2.4 Starting from D1 as the closest prior art, the board holds that the skilled person would start from Figure 2 of D1, which relates - in comparison to Figure 3a - to a relatively narrow suspension arm. The second end part according to Figure 2 shows mounting bores so that it apparently provides still sufficient mounting surface for mounting air-spring bellows as depicted in Figure 1. Dealing with the problem of mounting air-spring bellows to narrow resilient arms which do not provide a mounting surface sufficiently large for attaching given air-spring bellows, the skilled person would not contemplate further decreasing the mounting surface by applying a further rolling step as described in D1 for the embodiment according to Figure 3a, which shows a taper also in the width direction. On the contrary, the skilled person will recognise that - in order to increase the mounting surface - he has a limited number of options, namely increasing the length of the resilient arm or its width or both, if not relying on an additional part (such as a bellows carrier or a reinforcing plate) as known in the prior art (see paragraph  of the patent specification).
The board notes in this respect that the patent specification mentions already one solution in the known prior art which does not require any additional mounting means, namely a second end part bent sideways, which is said to take the form of a hockey stick. Hockey sticks show a flattened end portion of increased width as prolongation of the stick having a smaller diameter. It is therefore already questionable whether this known solution does not provide already a clear indication for a flattening process which increases the width of the second end part and therefore - in the understanding of "rolling" according to the patent specification itself (see paragraph : "brought into the desired shape by rolling, in which case the thickness varies over the length of the resilient arm while the width is substantially constant") - must be different from rolling which does not change the width.
Moreover, the board considers that the skilled person in the present case is someone who is familiar with the processes which can be applied in order to shape or form metal parts. He knows about the variety of pressure forming processes, and he would select - in view of the problem of mounting an air-spring bellows on to a narrow surface - a process appropriately. In view of the immediately recognisable options as mentioned above, selecting a flattening process which increases the width of the second end part is one of the obvious possibilities when looking for a process that increases the surface for mounting air-spring bellows to the resilient arm. This would lead the skilled person in an obvious manner to select a pressure forming process other than rolling, since "rolling" according to the definition given in the patent itself (see above) would keep the width of the resilient arm substantially constant.
2.5 It follows from the foregoing that the method for making a resilient arm according to claim 1 as granted, which requires in its characterising portion a flattening process other than rolling for forming the second end part such that it becomes wider than the width of the remainder of the arm, cannot be considered as involving an inventive step.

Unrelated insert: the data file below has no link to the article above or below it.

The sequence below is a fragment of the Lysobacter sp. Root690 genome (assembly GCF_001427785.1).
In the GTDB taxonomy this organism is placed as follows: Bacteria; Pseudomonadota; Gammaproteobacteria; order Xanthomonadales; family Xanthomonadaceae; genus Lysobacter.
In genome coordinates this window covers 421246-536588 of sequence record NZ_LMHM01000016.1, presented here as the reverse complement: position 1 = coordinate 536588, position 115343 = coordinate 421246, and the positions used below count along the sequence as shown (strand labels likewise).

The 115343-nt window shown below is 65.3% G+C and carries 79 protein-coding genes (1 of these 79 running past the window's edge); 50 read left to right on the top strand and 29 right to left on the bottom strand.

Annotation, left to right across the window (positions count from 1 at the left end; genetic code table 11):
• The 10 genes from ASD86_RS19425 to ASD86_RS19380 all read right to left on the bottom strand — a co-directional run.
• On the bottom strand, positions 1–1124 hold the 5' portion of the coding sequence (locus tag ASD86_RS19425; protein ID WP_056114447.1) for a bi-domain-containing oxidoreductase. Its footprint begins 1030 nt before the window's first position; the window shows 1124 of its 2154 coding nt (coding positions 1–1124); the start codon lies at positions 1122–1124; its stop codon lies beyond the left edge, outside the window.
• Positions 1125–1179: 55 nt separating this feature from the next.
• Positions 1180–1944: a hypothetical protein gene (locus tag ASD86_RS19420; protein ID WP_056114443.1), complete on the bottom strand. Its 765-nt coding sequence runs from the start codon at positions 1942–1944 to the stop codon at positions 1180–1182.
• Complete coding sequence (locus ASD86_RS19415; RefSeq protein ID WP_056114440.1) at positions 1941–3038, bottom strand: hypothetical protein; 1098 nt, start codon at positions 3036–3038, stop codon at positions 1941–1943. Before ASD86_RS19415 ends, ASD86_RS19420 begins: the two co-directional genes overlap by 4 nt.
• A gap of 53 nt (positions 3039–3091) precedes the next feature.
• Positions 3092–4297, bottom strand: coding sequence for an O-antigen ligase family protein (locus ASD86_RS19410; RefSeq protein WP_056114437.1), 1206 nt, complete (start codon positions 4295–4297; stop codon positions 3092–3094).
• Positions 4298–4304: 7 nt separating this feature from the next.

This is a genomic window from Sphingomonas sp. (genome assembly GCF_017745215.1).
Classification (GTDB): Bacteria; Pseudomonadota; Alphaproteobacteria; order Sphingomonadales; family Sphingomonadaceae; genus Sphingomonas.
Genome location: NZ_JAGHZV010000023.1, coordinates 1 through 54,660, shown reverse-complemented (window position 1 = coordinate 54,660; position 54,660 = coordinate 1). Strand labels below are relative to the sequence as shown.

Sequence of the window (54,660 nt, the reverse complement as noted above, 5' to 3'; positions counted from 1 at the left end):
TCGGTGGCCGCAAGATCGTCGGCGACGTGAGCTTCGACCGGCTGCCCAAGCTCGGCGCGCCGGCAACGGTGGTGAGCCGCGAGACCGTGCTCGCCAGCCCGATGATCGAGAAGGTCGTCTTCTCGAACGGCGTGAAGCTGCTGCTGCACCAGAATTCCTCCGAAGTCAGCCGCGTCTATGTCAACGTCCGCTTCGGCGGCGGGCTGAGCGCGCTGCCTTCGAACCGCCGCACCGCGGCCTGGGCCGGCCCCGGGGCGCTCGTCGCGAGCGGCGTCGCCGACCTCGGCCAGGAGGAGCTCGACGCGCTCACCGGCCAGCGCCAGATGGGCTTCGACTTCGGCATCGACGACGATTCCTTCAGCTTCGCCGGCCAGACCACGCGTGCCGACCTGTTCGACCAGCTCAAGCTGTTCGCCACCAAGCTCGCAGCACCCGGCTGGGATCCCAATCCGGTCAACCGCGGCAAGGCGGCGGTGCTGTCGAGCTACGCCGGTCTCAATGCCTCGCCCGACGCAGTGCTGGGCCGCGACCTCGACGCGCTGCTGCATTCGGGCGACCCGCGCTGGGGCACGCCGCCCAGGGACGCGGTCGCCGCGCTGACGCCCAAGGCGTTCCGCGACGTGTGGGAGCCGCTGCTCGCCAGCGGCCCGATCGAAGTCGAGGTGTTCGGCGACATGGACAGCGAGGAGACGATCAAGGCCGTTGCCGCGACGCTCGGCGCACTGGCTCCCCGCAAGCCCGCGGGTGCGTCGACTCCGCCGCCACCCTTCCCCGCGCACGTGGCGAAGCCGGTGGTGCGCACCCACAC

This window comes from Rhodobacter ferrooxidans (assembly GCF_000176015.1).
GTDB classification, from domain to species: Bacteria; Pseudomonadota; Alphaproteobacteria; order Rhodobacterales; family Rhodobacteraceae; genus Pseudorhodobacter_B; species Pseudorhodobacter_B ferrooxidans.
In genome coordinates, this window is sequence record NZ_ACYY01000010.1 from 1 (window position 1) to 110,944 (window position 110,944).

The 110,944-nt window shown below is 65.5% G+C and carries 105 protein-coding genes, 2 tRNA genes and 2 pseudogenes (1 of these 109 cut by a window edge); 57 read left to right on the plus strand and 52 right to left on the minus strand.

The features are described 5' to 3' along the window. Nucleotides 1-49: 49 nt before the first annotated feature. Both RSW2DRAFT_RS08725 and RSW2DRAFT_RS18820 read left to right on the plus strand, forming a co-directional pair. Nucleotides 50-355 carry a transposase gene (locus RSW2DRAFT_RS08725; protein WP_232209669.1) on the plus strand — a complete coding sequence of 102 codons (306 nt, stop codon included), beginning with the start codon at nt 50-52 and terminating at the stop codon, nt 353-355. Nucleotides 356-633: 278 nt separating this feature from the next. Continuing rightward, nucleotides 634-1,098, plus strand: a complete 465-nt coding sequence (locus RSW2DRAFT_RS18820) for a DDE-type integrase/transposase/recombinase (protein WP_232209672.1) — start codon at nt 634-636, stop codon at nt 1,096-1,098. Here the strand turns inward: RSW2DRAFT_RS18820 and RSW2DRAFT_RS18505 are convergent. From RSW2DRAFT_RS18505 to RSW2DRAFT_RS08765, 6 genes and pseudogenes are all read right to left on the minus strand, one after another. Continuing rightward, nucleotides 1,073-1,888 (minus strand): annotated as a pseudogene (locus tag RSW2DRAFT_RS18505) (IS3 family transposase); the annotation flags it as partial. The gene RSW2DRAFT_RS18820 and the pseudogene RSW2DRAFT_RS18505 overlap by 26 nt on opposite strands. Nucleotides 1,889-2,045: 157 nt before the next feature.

2.6 The first to third auxiliary requests have only been filed in order to overcome objections under Article 100(c) and Article 123(2) EPC with regard to feature 2/1b. By simply repeating the text "the second part is not rolled" in feature 2/1b, which is already present in feature 5/1e, the discussion on inventive step does not change. The same applies to the additional feature introduced in claim 1 of the second or third auxiliary request ("wherein the thickness varies..."), which only introduces a further characterisation of the rolling process, as already adopted by the board when discussing inventive step of the main request starting from Figure 2 of D1. Reciting "having a first and part and a second end part" in feature 1/1a is only necessary for clarity reasons since the following features refer to the second end part. This has not been contested by the parties.
2.7 In comparison to the third auxiliary request, claim 1 according to the fourth auxiliary request specifies an increase in width of 25% or more ("at least 25% wider") when forming the second end part by flattening but not rolling. The respondent has not not provided convincing arguments about any inventive contribution of this additional feature and even admitted that the fourth auxiliary request was only relevant when adopting an interpretation that the term "wider" included an increase by a very small amount. In fact, the board finds that the claimed increase in width by 25% or more is an obvious selection when starting from a known resilient arm which is too narrow to mount air-spring bellows. Again, it is noted that the known solutions according to the patent specification, in particular a resilient arm having the shape of a hockey stick, would also suggest an increase of more than 25%.
3. Since none of the requests are allowable, the patent has to be revoked.
For these reasons it is decided that:
1. The decision under appeal is set aside.
2. The patent is revoked.